days when I was on active duty and you are stuck on the base with nothing to do.
I walk back to the room and discover Jim, my roommate for the night.
Jim weaves a tale of
intrigue and story upon story mount up as we converse into the evening. He
fought in Vietnam and has been awarded the Purple Heart three times. He was shot
several times in combat. He did an entire tour, got shot, healed up, then signed
up for another tour. He has a six pack of beer with him and after a couple, he
doesn't stop talking. He kind of reminds me of Grizzly Adams, a TV show I
watched as a kid. He has this rough sort of look to him.
His kids are all grown and
his wife passed away some time ago. Now he lives in this little room on his
military pension and cleans fish in the fish markets in Anchorage. He flew up to
Anchorage to escape the rest of world. He has no ties to the life he used to
live down in the lower 48. You might call him homeless, he even sort of looks
it, but it's apparent this guy doesn't have a care in the world.
After the fourth beer, he
describes in great detail how to gut a fish and how quickly he can accomplish
this task and move on to the next one. He has even worked on some of the fishing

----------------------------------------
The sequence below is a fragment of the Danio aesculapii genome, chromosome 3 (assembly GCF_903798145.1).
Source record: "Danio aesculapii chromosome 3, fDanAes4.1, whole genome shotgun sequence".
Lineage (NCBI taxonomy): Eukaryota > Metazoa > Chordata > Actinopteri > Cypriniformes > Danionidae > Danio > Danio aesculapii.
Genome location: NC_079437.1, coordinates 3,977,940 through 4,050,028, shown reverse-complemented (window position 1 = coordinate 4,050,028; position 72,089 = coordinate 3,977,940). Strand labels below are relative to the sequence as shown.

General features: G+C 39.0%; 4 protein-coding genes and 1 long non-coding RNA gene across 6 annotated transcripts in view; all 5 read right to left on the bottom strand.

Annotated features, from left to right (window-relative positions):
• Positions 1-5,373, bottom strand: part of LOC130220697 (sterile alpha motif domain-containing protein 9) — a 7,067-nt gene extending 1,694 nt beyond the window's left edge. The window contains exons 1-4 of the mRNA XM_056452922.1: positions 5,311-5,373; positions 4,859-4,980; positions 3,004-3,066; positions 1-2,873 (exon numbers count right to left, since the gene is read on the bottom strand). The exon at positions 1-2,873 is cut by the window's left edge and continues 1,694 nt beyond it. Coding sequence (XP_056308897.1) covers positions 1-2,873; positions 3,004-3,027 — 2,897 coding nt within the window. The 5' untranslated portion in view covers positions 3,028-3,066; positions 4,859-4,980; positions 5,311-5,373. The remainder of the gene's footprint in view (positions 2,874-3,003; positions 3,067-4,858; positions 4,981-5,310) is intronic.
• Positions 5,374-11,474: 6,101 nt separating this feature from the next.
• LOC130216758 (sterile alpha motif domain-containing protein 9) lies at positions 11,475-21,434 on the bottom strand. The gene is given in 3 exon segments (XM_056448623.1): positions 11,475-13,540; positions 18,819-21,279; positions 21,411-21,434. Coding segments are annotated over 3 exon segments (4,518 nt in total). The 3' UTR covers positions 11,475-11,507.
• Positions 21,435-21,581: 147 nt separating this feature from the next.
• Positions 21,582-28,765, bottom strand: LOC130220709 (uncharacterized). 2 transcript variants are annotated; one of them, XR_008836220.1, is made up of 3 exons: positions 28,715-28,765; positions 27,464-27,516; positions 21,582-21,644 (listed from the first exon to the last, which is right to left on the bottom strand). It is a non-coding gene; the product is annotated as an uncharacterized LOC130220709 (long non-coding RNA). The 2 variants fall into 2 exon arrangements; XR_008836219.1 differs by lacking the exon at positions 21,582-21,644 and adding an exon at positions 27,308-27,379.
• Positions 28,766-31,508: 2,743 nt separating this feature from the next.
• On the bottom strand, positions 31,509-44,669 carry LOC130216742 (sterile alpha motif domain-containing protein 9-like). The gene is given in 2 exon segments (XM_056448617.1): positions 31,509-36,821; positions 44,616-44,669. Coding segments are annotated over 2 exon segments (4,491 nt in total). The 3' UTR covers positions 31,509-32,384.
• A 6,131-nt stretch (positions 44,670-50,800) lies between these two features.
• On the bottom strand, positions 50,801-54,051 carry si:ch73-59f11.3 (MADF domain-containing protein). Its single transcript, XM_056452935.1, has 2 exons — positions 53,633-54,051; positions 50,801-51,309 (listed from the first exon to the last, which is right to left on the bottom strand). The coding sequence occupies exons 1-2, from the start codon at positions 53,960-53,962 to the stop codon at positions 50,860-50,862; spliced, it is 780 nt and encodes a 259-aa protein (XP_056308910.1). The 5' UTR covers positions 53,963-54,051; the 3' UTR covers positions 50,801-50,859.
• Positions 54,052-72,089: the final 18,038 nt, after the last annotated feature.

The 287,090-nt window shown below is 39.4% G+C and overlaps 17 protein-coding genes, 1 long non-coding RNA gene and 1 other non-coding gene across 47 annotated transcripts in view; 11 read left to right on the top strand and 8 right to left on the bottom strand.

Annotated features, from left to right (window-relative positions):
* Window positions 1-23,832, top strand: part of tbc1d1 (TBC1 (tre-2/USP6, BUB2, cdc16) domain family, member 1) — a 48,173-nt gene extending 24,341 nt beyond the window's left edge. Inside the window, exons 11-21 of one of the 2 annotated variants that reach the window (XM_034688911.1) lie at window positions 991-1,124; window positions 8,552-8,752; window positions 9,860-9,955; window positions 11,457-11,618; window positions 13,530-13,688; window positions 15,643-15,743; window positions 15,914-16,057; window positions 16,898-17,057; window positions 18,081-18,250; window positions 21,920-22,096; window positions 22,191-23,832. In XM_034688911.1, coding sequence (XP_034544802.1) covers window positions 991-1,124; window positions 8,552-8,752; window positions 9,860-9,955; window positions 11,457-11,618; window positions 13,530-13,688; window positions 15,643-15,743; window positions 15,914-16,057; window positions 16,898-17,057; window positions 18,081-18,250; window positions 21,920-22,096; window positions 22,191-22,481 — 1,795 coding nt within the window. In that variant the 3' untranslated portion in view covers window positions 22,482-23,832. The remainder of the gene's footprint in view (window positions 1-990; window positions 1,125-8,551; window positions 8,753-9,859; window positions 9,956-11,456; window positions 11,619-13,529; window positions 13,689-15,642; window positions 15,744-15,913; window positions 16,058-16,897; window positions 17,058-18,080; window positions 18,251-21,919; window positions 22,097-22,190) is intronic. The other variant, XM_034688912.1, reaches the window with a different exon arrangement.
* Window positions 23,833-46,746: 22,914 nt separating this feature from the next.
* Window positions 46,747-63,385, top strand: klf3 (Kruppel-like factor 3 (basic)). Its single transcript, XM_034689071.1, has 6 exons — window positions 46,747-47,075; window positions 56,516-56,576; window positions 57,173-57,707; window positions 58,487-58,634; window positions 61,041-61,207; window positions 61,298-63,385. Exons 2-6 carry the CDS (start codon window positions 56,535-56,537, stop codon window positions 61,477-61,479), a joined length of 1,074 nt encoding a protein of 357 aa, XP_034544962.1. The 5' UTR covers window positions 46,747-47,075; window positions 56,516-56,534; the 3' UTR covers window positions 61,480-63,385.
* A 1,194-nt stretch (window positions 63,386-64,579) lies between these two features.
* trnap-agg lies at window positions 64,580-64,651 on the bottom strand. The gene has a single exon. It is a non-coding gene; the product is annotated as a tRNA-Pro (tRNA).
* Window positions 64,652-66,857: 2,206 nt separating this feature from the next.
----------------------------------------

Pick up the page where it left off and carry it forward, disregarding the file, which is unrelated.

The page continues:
boats along the coast. I am very curious as to his plans for the future. He says
he has none. He just lives day to day. He left his job, sold his home, his car,
and all his possessions and moves around Alaska from time to time, where ever
the work is. The base is his favorite though because the accommodations are so
nice at our little hotel here. He mentions that he invested all the money from
selling all his stuff and doesn't touch it. Although he could be mistaken for
a bum walking down the sidewalk, he says he has a half million dollars spread
across several different investments. It's for his son. Money really isn't
important to him anymore. He has already lived that life. He says the military
will take care of him the rest of his life because of his pension and because he
fought in Vietnam. Up here, he doesn't have a care in the world.